The Brexit Game of Chicken Intensifies

in #busy4 years ago

Theresa May meets the European heads of state at a summit meeting tonight. They are still reeling from the way she kiboshed the negotiations on Sunday, sending the Brexit minister to Brussels in person to tell them she couldn't sign up to what they were offering.

She then had a cabinet meeting on Tuesday, and her cabinet backed her stance of no border in the Irish Sea. It has emerged that it's not just Northern Ireland's DUP (and UUP) who object - the Scottish Conservatives also object. She cannot budge on this point - any deal she brings back that divides the UK with a border (demanded by a hostile neighbour) will get voted down by Parliament.

The problem the EU has is that they have backed themselves into a corner. It's going to be hard for them to give up the idea of not annexing Northern Ireland, but unless they give it up, we are going to get No Deal.

It looks like Brussels is hoping that events will come to their rescue. Here is a piece written by a europhile in Politico:

With Greece in 2015, it took a run on the banks, financial market turmoil and businesses closing before a deal was clinched to avert a Grexit from the eurozone.

The situation is less extreme in the U.K., where unemployment is at a record low, bars and restaurants are heaving and the few warning signs of looming trouble include a sagging currency and a sharp fall in investment. That makes it harder for May to dramatize the dangers of a no-deal Brexit. But markets may well administer a sharper warning in the next few weeks if they decide it’s time to price in a breakdown.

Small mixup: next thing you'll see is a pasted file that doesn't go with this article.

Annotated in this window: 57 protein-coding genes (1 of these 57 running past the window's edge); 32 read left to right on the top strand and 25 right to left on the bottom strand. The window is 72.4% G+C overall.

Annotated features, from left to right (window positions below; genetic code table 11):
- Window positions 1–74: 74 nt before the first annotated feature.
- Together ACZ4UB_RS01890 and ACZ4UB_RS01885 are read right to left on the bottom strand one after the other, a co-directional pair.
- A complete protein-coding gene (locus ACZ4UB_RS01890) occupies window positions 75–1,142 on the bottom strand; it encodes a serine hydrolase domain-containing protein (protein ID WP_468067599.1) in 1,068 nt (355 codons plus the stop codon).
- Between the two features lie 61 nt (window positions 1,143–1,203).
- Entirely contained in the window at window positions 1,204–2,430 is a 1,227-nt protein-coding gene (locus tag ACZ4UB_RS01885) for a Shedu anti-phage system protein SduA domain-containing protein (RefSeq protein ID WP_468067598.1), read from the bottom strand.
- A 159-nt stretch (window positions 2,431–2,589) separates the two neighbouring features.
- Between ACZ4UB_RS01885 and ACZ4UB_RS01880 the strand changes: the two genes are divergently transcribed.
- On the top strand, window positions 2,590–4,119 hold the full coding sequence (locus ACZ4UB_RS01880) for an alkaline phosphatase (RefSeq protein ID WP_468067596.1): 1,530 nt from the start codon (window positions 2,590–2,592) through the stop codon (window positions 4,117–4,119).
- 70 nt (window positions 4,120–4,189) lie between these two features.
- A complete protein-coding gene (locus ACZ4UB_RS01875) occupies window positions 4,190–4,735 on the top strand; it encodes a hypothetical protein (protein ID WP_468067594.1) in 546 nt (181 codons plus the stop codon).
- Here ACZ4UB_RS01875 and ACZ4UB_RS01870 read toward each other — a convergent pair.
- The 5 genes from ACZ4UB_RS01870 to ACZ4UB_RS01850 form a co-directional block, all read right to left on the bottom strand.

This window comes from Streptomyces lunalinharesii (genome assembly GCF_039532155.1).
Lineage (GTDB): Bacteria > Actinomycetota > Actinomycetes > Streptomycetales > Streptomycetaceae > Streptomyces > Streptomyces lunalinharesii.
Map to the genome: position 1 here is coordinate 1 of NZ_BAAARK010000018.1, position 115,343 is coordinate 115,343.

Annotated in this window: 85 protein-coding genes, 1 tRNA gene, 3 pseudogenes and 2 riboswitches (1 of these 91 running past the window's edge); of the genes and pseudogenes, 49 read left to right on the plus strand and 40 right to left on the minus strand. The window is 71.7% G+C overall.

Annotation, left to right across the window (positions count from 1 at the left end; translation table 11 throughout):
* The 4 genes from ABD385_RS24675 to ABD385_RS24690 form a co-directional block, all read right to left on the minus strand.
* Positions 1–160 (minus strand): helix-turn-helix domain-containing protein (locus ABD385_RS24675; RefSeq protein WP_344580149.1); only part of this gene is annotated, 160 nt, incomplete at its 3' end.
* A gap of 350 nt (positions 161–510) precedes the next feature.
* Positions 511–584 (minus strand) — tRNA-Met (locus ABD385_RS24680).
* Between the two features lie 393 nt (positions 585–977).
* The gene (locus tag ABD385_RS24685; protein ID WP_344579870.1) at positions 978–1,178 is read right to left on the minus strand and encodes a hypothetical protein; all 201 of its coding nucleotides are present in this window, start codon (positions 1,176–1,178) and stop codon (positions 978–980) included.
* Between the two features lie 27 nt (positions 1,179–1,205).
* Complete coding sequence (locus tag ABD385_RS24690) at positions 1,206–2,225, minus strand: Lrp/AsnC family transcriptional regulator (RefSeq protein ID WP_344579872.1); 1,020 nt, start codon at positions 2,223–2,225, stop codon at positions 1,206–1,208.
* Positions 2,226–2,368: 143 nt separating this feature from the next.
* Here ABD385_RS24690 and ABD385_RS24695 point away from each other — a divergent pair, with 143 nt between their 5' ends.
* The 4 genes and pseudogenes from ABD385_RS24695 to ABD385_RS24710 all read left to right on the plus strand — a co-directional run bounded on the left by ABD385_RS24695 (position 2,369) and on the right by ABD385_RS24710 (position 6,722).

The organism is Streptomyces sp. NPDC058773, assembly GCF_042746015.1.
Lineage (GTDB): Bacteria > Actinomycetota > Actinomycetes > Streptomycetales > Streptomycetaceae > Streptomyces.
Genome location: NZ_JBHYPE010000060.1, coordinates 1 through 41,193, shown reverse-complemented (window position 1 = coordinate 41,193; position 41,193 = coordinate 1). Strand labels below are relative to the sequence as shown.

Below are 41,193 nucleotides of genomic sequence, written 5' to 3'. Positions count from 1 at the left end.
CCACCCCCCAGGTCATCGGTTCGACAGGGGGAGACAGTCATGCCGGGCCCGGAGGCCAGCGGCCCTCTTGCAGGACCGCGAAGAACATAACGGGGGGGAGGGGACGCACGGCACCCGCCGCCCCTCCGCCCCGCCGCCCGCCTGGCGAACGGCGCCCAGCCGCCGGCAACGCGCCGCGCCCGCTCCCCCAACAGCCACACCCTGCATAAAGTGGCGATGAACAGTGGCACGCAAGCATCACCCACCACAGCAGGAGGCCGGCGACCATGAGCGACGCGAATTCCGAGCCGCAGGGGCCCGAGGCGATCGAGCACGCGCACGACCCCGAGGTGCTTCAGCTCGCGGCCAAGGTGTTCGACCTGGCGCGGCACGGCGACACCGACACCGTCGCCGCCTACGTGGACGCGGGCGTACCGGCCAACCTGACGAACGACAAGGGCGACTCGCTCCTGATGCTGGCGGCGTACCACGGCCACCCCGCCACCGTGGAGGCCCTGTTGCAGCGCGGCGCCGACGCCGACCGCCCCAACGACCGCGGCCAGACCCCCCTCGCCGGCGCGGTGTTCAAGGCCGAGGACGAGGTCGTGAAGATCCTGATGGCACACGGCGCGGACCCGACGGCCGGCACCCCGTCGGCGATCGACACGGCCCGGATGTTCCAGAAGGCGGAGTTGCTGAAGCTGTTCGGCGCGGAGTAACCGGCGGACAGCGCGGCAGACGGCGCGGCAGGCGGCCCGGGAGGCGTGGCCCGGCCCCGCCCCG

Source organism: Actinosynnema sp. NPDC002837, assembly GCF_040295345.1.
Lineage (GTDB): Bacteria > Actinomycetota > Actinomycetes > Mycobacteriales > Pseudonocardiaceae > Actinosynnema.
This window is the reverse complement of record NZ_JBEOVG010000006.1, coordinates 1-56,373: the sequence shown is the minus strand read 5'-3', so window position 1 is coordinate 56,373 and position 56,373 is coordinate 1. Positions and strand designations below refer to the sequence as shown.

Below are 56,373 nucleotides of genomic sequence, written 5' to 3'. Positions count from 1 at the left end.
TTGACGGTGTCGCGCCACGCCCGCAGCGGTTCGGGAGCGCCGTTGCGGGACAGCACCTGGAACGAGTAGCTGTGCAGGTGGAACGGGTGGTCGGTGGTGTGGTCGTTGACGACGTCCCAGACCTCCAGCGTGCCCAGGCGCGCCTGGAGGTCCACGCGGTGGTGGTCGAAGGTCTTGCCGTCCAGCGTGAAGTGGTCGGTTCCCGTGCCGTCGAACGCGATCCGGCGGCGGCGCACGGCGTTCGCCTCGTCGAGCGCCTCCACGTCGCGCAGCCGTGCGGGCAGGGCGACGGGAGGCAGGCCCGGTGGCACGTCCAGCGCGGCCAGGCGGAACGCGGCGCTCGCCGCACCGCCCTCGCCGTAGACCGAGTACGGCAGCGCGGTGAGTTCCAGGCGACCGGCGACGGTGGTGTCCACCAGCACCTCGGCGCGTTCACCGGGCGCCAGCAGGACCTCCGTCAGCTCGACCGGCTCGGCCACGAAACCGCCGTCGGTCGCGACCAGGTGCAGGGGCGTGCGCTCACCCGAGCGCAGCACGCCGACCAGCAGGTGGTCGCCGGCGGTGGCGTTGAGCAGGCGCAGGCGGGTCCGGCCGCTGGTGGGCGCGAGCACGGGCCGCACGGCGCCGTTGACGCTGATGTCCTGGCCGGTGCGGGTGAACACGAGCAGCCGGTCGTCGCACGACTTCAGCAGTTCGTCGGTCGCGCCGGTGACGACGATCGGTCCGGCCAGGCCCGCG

The problem is that the markets are showing signs of calm - because Brexit Britain is performing well in contrast to European countries like France. Lots of company's have already started their No Deal plans (they all had deadlines by which they simply had to execute their plans to get everything ready on time). But because these changes are happening in a controlled way, they arn't affecting the economy.

Theresa May's Strategy

Put yourself in Theresa May's shoes. Her Chequers plan is the only one that squares all the circles. But because it is a genuine compromise, no-one likes it. The hard brexiteers feel it concedes too much to the EU. The EU feels that the UK would be a success under the plan, and they desperately want the UK to fail outside the EU.

If she simply caves and agrees to the EU's demands, there will be commotion in Parliament: the plan would be voted down. Some people will clamour for a general election (which will solve nothing as polls indicate a hung parliament returned again). Some people will demand a second referendum - but the Electoral Commission says this would take a year to organise and polls show not much change in voters minds. Some people would like the Conservatives to change leader, but there isn't time for that either, and there is no guarantee a new leader will do any better at negotiating than Mrs May. The EU meanwhile is desperate for turmoil in the markets to force Mrs May to cave to their demands.

So what is Mrs May to do?

Carry on as she is. Continue to "negotiate". As long as she continues to talk, the markets will be calm. Shes helped by the fact that the EU has a reputation globally for not doing deals till 30 seconds to midnight. So if no deal materialises in the next few months, few will panic, especially if she is still talking.

In the meanwhile she's continuing with her No Deal Plans. She has ordered work to start converting the M26 into a temporary lorry car park (they shut the motorway every night to complete the work). The NHS is stockpiling drugs. Businesses are stockpiling parts and dry goods. Suppliers are being switched. Some households are stocking up on baked beans.

As the deadline approaches, one of two things happens. Either the EU caves and throws Ireland over a bus, or the UK carefully slips over the deadline and we're out of the EU. As long as she keeps talking and talking to the last minute, getting over the line should happen with minimal panic.

After that we're in a new world. The backstop simply won't be an issue because we will already be outside the EU in all it's forms. What then happens is deals to deal with the aftermath.

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